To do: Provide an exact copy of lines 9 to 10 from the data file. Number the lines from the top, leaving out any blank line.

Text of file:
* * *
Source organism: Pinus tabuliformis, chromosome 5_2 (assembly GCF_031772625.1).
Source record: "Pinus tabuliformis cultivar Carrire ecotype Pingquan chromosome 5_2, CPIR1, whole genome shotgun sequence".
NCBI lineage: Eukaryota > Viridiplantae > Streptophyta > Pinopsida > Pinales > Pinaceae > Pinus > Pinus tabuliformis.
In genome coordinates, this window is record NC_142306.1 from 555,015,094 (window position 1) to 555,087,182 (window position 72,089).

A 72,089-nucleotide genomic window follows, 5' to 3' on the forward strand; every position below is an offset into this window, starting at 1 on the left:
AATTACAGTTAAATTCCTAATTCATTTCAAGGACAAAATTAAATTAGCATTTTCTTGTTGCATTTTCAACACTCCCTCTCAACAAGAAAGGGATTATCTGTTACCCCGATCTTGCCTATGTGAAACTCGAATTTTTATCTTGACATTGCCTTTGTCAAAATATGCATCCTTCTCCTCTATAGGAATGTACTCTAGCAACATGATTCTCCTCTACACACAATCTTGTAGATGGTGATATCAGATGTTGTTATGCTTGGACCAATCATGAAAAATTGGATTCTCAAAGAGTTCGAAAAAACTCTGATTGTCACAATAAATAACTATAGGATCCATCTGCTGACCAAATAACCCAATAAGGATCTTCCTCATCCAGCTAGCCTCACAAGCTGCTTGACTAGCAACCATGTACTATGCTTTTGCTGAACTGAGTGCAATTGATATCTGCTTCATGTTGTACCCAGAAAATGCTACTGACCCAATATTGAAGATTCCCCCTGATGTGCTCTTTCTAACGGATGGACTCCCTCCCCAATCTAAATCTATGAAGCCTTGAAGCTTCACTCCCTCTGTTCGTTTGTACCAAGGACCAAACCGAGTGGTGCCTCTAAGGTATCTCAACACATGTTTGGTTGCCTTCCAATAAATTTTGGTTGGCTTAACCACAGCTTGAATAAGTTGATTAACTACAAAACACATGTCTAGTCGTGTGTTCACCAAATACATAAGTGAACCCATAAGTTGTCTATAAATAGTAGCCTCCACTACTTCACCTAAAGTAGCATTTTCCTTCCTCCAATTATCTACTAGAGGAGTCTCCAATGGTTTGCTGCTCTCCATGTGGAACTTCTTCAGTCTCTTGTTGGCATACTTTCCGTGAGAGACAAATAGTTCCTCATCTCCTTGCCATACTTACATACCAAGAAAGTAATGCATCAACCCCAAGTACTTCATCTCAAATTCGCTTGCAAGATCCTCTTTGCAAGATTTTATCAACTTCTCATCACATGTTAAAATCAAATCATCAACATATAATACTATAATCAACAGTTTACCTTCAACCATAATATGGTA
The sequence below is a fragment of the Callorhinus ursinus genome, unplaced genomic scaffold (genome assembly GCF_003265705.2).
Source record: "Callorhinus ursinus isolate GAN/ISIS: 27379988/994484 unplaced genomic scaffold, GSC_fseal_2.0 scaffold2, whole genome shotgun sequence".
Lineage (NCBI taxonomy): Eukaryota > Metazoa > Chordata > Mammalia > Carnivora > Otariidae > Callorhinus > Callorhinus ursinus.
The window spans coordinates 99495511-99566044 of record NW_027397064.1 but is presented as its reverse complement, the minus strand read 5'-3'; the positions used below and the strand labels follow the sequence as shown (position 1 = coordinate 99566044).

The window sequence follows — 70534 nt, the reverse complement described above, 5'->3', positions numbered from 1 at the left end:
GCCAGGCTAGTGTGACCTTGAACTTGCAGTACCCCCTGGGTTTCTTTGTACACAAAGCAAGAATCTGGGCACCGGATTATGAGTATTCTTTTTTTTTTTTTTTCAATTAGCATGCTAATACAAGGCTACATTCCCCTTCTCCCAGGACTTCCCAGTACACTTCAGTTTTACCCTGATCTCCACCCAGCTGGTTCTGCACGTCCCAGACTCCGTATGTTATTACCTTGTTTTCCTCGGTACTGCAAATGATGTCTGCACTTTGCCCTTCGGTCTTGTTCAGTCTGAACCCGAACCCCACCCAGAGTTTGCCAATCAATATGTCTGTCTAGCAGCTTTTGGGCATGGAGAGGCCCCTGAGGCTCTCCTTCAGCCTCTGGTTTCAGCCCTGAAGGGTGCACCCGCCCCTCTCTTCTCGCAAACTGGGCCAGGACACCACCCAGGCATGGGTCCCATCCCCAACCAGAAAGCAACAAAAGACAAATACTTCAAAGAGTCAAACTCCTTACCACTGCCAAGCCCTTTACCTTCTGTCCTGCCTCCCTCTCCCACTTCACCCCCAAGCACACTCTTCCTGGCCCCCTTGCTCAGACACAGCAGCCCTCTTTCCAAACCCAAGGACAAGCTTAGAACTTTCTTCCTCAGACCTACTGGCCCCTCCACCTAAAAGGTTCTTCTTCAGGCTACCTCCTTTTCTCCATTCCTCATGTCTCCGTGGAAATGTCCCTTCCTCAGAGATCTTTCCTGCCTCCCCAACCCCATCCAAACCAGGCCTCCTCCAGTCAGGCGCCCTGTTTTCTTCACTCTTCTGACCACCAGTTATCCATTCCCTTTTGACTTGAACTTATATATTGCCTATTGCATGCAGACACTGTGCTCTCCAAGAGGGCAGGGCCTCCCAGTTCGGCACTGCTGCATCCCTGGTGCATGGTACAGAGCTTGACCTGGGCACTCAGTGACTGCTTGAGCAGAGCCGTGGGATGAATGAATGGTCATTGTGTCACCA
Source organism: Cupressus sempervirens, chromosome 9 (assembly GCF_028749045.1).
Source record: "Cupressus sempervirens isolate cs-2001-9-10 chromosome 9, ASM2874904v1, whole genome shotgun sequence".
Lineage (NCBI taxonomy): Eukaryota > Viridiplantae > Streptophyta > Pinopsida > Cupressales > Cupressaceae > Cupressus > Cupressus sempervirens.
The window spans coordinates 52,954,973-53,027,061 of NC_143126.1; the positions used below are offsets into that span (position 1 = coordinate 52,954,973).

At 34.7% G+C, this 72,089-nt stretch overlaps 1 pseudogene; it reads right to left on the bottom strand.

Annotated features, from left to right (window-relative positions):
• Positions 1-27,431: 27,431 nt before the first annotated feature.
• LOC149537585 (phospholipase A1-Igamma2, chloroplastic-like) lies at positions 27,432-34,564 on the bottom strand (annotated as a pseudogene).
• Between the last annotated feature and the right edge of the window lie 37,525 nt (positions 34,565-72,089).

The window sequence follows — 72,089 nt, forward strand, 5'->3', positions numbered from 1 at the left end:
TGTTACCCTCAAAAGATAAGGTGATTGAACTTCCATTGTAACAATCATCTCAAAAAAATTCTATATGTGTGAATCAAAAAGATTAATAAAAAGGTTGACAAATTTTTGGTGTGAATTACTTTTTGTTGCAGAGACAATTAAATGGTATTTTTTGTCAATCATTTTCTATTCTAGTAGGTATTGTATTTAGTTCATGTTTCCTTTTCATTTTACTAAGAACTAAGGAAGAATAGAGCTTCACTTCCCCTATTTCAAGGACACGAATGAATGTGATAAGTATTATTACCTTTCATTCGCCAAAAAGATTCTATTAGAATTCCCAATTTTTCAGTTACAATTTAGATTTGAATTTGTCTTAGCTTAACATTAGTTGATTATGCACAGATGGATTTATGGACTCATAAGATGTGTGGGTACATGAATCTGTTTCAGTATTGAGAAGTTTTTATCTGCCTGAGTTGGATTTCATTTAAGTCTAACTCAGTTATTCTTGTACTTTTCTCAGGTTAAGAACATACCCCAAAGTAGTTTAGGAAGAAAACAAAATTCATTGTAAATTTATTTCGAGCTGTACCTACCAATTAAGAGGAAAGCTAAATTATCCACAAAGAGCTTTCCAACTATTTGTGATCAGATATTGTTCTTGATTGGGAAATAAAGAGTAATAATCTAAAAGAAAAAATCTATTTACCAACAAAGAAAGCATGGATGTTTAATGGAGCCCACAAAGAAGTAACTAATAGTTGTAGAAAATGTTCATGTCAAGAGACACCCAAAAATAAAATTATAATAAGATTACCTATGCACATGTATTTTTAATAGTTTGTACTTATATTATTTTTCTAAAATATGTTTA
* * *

Lineage (NCBI taxonomy): Eukaryota > Metazoa > Chordata > Mammalia > Carnivora > Otariidae > Callorhinus > Callorhinus ursinus.
The window spans coordinates 99495511-99566044 of record NW_027397064.1 but is presented as its reverse complement, the minus strand read 5'-3'; the positions used below and the strand labels follow the sequence as shown (position 1 = coordinate 99566044).